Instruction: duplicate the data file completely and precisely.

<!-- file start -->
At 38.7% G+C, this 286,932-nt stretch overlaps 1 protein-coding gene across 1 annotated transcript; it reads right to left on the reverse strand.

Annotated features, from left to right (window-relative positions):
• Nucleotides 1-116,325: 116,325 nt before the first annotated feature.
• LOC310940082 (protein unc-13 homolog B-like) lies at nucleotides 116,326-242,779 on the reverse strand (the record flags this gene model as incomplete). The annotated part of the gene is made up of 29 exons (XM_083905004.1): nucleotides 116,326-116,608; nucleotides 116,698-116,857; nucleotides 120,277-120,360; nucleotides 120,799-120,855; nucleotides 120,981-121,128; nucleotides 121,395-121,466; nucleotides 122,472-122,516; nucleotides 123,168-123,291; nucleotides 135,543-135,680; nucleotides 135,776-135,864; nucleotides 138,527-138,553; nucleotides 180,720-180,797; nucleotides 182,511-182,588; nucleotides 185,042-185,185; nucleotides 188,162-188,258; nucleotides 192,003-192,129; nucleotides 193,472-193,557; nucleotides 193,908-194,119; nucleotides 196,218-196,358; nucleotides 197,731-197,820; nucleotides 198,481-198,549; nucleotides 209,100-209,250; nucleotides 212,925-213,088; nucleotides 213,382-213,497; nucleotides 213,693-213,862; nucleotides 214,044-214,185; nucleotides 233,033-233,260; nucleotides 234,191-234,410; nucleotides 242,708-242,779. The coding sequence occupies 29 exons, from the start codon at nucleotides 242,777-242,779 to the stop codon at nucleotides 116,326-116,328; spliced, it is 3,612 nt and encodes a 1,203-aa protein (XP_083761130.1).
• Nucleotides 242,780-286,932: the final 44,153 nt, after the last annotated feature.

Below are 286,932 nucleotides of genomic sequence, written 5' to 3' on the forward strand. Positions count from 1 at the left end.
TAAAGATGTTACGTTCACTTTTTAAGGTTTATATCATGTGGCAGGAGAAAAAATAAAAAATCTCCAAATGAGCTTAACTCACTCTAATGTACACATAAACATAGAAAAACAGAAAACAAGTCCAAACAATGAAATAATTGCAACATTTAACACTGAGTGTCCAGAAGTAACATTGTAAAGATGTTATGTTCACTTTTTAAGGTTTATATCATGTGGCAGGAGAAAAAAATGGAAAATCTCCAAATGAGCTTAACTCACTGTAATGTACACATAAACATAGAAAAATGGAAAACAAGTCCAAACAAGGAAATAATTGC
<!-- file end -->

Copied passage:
At 38.7% G+C, this 286,932-nt stretch overlaps 1 protein-coding gene across 1 annotated transcript; it reads right to left on the reverse strand.

Annotated features, from left to right (window-relative positions):
• Nucleotides 1-116,325: 116,325 nt before the first annotated feature.
• LOC310940082 (protein unc-13 homolog B-like) lies at nucleotides 116,326-242,779 on the reverse strand (the record flags this gene model as incomplete). The annotated part of the gene is made up of 29 exons (XM_083905004.1): nucleotides 116,326-116,608; nucleotides 116,698-116,857; nucleotides 120,277-120,360; nucleotides 120,799-120,855; nucleotides 120,981-121,128; nucleotides 121,395-121,466; nucleotides 122,472-122,516; nucleotides 123,168-123,291; nucleotides 135,543-135,680; nucleotides 135,776-135,864; nucleotides 138,527-138,553; nucleotides 180,720-180,797; nucleotides 182,511-182,588; nucleotides 185,042-185,185; nucleotides 188,162-188,258; nucleotides 192,003-192,129; nucleotides 193,472-193,557; nucleotides 193,908-194,119; nucleotides 196,218-196,358; nucleotides 197,731-197,820; nucleotides 198,481-198,549; nucleotides 209,100-209,250; nucleotides 212,925-213,088; nucleotides 213,382-213,497; nucleotides 213,693-213,862; nucleotides 214,044-214,185; nucleotides 233,033-233,260; nucleotides 234,191-234,410; nucleotides 242,708-242,779. The coding sequence occupies 29 exons, from the start codon at nucleotides 242,777-242,779 to the stop codon at nucleotides 116,326-116,328; spliced, it is 3,612 nt and encodes a 1,203-aa protein (XP_083761130.1).
• Nucleotides 242,780-286,932: the final 44,153 nt, after the last annotated feature.

Below are 286,932 nucleotides of genomic sequence, written 5' to 3' on the forward strand. Positions count from 1 at the left end.
TAAAGATGTTACGTTCACTTTTTAAGGTTTATATCATGTGGCAGGAGAAAAAATAAAAAATCTCCAAATGAGCTTAACTCACTCTAATGTACACATAAACATAGAAAAACAGAAAACAAGTCCAAACAATGAAATAATTGCAACATTTAACACTGAGTGTCCAGAAGTAACATTGTAAAGATGTTATGTTCACTTTTTAAGGTTTATATCATGTGGCAGGAGAAAAAAATGGAAAATCTCCAAATGAGCTTAACTCACTGTAATGTACACATAAACATAGAAAAATGGAAAACAAGTCCAAACAAGGAAATAATTGC